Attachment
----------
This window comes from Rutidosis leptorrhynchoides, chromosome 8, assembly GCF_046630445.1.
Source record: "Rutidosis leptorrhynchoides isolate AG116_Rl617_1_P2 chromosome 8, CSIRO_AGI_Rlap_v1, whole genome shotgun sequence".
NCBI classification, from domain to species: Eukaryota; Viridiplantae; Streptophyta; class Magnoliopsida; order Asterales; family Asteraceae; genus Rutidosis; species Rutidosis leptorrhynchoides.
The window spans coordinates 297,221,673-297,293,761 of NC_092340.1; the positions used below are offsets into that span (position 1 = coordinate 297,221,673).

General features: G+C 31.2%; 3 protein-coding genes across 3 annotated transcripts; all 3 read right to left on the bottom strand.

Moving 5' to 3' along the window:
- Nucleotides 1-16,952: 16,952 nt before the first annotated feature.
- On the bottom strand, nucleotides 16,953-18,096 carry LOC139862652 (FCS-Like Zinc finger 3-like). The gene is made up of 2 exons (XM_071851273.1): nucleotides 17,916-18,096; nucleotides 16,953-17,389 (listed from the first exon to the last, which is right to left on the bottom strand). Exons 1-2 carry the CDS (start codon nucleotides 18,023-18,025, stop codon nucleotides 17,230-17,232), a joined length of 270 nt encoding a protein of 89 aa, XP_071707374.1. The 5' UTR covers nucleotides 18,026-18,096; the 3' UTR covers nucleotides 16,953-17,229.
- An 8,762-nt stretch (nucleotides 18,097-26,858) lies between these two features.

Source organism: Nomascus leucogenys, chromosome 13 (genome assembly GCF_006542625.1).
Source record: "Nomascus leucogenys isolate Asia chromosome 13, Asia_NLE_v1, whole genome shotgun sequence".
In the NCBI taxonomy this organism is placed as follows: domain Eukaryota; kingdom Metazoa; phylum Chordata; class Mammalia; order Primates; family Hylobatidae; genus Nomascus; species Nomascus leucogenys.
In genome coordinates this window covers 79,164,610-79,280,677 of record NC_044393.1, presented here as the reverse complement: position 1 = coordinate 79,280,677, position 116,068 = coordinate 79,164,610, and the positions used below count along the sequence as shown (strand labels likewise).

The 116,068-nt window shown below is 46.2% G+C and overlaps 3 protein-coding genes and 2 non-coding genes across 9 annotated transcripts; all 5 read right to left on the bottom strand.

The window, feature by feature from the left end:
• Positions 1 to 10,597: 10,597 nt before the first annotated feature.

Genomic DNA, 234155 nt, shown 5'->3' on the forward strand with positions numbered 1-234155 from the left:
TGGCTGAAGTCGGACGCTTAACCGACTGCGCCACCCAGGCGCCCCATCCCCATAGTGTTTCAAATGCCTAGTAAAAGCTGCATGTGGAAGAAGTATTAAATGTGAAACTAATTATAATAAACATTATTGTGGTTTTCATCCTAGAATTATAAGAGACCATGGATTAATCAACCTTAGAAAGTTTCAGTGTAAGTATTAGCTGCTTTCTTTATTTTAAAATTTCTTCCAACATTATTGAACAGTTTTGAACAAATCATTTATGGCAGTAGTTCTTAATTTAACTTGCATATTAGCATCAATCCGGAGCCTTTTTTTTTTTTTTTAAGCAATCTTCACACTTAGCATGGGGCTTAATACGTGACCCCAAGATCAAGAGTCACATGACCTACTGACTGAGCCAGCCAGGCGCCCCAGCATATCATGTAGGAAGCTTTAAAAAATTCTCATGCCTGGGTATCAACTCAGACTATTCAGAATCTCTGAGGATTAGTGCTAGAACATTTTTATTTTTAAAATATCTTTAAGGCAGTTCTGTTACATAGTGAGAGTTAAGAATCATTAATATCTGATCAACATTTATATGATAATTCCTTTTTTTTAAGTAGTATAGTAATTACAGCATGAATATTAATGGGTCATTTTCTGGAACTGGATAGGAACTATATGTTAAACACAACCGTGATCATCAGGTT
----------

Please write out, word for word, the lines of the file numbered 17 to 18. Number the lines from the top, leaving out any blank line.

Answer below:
Genomic DNA, 234155 nt, shown 5'->3' on the forward strand with positions numbered 1-234155 from the left:
TGGCTGAAGTCGGACGCTTAACCGACTGCGCCACCCAGGCGCCCCATCCCCATAGTGTTTCAAATGCCTAGTAAAAGCTGCATGTGGAAGAAGTATTAAATGTGAAACTAATTATAATAAACATTATTGTGGTTTTCATCCTAGAATTATAAGAGACCATGGATTAATCAACCTTAGAAAGTTTCAGTGTAAGTATTAGCTGCTTTCTTTATTTTAAAATTTCTTCCAACATTATTGAACAGTTTTGAACAAATCATTTATGGCAGTAGTTCTTAATTTAACTTGCATATTAGCATCAATCCGGAGCCTTTTTTTTTTTTTTTAAGCAATCTTCACACTTAGCATGGGGCTTAATACGTGACCCCAAGATCAAGAGTCACATGACCTACTGACTGAGCCAGCCAGGCGCCCCAGCATATCATGTAGGAAGCTTTAAAAAATTCTCATGCCTGGGTATCAACTCAGACTATTCAGAATCTCTGAGGATTAGTGCTAGAACATTTTTATTTTTAAAATATCTTTAAGGCAGTTCTGTTACATAGTGAGAGTTAAGAATCATTAATATCTGATCAACATTTATATGATAATTCCTTTTTTTTAAGTAGTATAGTAATTACAGCATGAATATTAATGGGTCATTTTCTGGAACTGGATAGGAACTATATGTTAAACACAACCGTGATCATCAGGTT